Having said that, I do often see other easy-to-make mistakes that lessen the ultimate impact of their bio that have nothing to do with the content, but with the 'packaging'.
Here a 5-point checklist of things to avoid, and not just in your bio, but across the board:
- Non-standards fonts. Comic Sans is a perfect example. This 'fun' font has no place in business communications. Stick with the standards, especially on the web, where certain fonts are easier to read than others. (Here's a good artilce on this topic: Top 10 Fonts Web Designers Love.)
- Whimsical email addresses. The email address you use with family and friends is totally a personal choice, but avoid email addresses that lessen your credibility in the business world, for example: missyluvshorses, daddysgirl, footballhunk.
- Large signature files. Have you ever hit 'reply' to an email and then noticed that you had to wait while a file (not from you) uploads? This happens all the time, and it is the result of a nice, but too large email signature, probably containing a high-resolution logo or photo. If you are going to include these elements in your signature (and that's fine) make sure they are properly sized and compressed.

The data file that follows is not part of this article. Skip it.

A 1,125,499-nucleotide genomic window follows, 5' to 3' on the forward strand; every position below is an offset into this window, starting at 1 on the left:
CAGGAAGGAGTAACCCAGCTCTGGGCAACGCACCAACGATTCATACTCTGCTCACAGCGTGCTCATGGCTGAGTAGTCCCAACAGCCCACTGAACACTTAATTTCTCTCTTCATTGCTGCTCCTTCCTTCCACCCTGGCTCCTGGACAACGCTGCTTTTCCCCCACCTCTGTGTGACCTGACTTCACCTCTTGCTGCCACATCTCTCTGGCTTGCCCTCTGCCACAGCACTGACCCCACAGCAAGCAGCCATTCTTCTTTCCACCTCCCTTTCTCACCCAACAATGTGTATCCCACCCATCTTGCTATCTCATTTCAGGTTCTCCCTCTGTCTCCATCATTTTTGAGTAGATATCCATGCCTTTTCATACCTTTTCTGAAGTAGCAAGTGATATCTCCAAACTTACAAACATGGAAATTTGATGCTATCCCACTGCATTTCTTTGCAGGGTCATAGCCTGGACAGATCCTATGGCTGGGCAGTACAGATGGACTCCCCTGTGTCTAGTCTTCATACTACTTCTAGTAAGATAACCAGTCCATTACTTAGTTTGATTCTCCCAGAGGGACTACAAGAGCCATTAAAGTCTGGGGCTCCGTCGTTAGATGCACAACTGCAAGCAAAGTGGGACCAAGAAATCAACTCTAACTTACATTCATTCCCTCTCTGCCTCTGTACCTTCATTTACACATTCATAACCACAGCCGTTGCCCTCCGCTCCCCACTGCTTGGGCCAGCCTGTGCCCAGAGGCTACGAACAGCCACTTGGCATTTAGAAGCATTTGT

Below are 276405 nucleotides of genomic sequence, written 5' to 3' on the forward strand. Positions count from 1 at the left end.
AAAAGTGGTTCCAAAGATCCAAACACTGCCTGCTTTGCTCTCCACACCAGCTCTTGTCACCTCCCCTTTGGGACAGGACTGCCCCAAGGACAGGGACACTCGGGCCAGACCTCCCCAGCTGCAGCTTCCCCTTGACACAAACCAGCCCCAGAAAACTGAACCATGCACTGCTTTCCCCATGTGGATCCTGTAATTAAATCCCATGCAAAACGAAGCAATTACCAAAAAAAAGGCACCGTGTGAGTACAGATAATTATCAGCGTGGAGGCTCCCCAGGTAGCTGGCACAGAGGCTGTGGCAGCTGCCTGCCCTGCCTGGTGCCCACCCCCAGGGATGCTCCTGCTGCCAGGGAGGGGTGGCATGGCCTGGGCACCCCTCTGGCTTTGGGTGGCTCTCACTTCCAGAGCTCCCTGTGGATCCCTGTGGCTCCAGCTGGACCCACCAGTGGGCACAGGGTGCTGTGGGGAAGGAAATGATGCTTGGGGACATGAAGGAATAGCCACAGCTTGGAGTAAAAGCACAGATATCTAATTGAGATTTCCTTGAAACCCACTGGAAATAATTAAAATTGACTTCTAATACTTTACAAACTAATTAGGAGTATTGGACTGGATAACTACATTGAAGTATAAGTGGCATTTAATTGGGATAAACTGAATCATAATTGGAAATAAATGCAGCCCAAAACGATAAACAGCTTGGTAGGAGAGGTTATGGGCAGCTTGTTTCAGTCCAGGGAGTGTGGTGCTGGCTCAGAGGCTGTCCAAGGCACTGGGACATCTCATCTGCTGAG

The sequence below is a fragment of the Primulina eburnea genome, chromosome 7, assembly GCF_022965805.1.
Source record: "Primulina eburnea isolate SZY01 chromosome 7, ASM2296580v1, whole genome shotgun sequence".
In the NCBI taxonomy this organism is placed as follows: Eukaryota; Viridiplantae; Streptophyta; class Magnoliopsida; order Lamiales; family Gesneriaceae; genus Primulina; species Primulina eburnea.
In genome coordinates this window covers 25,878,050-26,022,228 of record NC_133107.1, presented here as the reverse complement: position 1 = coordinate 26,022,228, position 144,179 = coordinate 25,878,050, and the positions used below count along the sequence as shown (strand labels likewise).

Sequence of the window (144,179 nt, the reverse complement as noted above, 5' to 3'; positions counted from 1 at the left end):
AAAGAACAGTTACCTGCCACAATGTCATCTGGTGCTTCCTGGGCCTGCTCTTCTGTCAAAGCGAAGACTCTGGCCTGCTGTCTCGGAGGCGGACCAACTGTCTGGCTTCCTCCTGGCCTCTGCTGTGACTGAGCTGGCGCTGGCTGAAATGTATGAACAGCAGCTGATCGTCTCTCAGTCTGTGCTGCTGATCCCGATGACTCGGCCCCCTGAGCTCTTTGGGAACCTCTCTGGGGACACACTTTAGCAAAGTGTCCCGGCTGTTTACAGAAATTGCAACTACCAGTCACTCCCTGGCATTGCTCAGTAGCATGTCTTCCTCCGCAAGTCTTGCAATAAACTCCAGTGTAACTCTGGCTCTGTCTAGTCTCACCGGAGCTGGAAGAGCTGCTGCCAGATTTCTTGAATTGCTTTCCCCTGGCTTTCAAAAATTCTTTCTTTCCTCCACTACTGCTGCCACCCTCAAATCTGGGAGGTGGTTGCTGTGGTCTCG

- Bad photo names. Every photo you use should be given a proper name, not just image002.jpg, or highresheadshot.jpg. Make sure and include a description of the photo, and always include your name if it's your photo! If for no other reason, make it easy for someone to search for your file if they have forgotten where they filed it. Same goes with poor file names, below.
- Poor file names. If you are sending your bio to someone, name it Jill-Townsend-bio. Not biojan2015.doc or biolatest.pdf. Everything is searchable these days, so make sure your files and photos can be easily found in a crowded inbox.
Take a few minutes to avoid these easy-to-make mistakes, and you will vastly increase your chances of your bio being found, read, and appreciated.